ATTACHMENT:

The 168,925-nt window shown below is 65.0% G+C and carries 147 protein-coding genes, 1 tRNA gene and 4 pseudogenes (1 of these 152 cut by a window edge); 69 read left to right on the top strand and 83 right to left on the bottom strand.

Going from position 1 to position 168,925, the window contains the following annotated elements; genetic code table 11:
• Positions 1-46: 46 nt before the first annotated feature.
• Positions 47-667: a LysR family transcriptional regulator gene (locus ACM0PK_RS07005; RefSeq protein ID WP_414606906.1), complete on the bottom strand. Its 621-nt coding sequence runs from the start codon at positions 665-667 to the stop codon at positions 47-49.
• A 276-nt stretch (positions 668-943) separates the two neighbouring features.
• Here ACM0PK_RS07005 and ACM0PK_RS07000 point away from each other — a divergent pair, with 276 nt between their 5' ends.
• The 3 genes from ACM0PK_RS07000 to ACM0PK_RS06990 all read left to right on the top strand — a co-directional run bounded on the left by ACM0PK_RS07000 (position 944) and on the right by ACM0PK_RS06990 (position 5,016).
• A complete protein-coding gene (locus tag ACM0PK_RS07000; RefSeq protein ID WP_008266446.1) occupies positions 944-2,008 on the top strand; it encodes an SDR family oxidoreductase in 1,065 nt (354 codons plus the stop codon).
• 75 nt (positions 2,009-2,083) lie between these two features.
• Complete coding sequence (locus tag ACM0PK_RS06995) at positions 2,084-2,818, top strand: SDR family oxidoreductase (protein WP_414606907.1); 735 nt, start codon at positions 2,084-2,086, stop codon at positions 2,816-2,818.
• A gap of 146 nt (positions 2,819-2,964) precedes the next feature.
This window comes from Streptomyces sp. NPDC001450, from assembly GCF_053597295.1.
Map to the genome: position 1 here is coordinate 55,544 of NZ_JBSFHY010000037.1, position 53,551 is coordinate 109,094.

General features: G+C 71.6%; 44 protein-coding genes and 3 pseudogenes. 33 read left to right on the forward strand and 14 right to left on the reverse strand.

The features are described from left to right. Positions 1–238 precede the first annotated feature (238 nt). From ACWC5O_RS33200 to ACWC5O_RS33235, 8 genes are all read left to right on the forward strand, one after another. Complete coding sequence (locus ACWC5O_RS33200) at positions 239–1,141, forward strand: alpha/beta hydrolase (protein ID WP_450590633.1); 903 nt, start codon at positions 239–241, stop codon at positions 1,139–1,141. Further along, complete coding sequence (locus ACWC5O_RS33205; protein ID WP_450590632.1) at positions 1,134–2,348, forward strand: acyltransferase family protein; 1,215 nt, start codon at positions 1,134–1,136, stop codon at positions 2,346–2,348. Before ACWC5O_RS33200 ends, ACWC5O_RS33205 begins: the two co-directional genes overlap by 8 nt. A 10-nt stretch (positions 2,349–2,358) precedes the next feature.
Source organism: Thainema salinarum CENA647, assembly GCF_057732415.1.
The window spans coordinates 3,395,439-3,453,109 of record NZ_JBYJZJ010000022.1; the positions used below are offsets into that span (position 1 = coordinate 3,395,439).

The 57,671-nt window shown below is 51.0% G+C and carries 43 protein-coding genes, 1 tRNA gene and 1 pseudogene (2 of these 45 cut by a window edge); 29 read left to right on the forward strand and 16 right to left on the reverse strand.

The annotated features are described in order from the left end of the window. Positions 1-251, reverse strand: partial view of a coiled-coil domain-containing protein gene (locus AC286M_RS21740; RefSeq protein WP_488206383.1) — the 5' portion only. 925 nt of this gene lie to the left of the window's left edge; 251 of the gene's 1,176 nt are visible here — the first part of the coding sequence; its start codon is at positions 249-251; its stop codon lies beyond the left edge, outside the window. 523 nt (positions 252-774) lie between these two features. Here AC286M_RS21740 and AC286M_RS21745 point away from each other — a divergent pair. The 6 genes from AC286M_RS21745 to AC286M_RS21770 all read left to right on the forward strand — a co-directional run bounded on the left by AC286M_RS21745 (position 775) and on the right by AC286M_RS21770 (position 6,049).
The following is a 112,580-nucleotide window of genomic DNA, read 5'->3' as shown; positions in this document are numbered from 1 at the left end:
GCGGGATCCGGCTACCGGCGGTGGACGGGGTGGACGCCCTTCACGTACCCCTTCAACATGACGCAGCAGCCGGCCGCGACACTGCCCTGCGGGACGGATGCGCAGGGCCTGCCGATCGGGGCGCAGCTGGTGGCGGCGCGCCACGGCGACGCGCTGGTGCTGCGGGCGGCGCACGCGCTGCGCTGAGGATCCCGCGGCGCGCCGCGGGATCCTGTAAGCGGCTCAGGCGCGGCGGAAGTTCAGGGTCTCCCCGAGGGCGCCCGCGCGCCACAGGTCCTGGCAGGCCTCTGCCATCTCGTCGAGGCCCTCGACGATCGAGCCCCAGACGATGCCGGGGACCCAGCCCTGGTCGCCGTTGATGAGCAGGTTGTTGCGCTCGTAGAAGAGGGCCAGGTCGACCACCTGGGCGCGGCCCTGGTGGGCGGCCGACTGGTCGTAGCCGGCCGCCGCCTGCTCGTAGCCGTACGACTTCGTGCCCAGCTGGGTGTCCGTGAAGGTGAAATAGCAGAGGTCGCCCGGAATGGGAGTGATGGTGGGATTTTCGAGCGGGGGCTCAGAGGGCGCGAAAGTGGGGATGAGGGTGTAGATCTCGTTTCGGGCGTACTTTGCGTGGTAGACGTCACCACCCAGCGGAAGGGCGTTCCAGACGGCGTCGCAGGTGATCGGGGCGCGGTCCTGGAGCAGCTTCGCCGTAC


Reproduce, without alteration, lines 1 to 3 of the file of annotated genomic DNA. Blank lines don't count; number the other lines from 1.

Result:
The 168,925-nt window shown below is 65.0% G+C and carries 147 protein-coding genes, 1 tRNA gene and 4 pseudogenes (1 of these 152 cut by a window edge); 69 read left to right on the top strand and 83 right to left on the bottom strand.

Going from position 1 to position 168,925, the window contains the following annotated elements; genetic code table 11:
• Positions 1-46: 46 nt before the first annotated feature.